As an academic, I am an active researcher. Here are links to a few of my recently published papers along with short descriptions:
Are Experimental Auctions Demand Revealing when Values are Affiliated? (with Jay Corrigan). Published in the American Journal of Agricultural Economics.
We examine whether bids in experimental auctions are demand revealing in practice when a participant’s values for a product are correlated with other participants’ value for the product. We find no statistically significant evidence that this happens. Instead we find that using repeated trial auctions with price feedback leads participants to bid higher than what theory would predict.
Does perceived unfairness affect charitable giving? Evidence from the dictator game. (With Sara Baublitz). Published in the Journal of Socio-Economics
We use a modified version of the dictator game to study whether perceived unfairness affects giving. To earn money, dictators first had to take a test. Our treatment group had participants taking tests of different difficulty levels while the control group had all participants taking a test of the same difficulty level. We found that participants who were in an environment where everyone faced the same challenge to earn money were less generous than participants in an environment where some people had an advantage while others had a disadvantage. One note: this is the first, but hopefully not the last, research I co-authored with a (now-former) student of Susquehanna University.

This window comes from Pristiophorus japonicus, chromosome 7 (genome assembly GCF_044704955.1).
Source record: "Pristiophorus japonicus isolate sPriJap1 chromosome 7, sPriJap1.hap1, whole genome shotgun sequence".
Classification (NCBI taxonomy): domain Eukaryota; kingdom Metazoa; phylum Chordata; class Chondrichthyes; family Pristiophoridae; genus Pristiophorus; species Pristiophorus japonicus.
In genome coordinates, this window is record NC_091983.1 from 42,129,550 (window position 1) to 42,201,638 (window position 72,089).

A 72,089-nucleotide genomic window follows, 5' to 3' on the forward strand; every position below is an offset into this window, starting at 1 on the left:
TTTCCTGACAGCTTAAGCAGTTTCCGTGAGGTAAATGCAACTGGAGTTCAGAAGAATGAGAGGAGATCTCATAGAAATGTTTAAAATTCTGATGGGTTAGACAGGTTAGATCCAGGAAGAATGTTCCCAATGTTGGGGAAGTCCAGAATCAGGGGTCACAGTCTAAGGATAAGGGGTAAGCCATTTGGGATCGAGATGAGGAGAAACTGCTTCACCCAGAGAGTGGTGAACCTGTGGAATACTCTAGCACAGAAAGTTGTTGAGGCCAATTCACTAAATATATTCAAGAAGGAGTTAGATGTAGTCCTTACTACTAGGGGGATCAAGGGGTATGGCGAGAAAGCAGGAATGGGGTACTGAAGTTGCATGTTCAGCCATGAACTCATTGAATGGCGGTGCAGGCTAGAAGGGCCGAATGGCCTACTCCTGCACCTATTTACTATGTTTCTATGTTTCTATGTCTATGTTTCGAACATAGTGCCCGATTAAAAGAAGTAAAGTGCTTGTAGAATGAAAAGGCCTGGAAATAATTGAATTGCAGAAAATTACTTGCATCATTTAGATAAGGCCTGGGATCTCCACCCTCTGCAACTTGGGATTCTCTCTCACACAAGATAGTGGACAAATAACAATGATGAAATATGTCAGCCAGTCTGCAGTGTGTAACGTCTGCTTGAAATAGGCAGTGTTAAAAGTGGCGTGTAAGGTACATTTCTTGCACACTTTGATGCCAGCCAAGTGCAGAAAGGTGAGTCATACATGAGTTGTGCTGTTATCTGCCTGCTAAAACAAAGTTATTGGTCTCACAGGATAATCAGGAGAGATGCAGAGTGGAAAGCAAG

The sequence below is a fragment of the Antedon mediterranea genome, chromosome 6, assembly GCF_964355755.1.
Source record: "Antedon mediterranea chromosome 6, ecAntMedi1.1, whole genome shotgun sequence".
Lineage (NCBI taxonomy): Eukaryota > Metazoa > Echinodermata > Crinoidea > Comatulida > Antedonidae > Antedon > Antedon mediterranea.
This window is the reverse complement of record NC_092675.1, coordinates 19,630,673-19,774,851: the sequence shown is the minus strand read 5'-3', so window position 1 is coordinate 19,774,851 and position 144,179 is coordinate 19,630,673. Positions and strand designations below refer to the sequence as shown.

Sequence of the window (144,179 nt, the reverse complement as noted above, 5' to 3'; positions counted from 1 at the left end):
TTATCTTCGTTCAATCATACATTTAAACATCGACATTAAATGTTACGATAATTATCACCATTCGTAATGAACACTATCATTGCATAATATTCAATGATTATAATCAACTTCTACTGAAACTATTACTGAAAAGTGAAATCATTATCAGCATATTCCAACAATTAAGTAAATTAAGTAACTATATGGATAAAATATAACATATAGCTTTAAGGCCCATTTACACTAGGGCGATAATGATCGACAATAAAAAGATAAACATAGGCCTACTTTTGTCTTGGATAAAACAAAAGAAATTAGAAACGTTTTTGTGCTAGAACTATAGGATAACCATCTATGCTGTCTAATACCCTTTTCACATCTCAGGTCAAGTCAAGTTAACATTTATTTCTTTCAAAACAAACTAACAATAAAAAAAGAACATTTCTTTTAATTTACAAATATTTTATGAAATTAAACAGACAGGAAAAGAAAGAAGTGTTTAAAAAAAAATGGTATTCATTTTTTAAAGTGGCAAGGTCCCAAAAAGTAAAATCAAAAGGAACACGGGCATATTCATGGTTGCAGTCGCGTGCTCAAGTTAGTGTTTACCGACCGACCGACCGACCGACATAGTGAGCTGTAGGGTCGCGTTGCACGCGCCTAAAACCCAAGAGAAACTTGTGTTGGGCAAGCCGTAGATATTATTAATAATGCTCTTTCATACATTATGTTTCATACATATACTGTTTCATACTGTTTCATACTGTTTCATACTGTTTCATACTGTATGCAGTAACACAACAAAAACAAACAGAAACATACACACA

“What Impacts a Poker Player’s Earnings? Evidence from a Survey of Online Poker Players.” (With Michael Smith). Published in Gaming Law Review and Economics.
We surveyed 194 online poker players to examine what affected a player's earnings from poker. One key finding was that increased hours studying poker increased earnings. Further, the effect was stronger among those who had some higher education. It seems the study, analytic, and information-gathering skills developed in higher education helped increase the effectiveness of studying. We found no evidence that age or experience affected earnings from poker.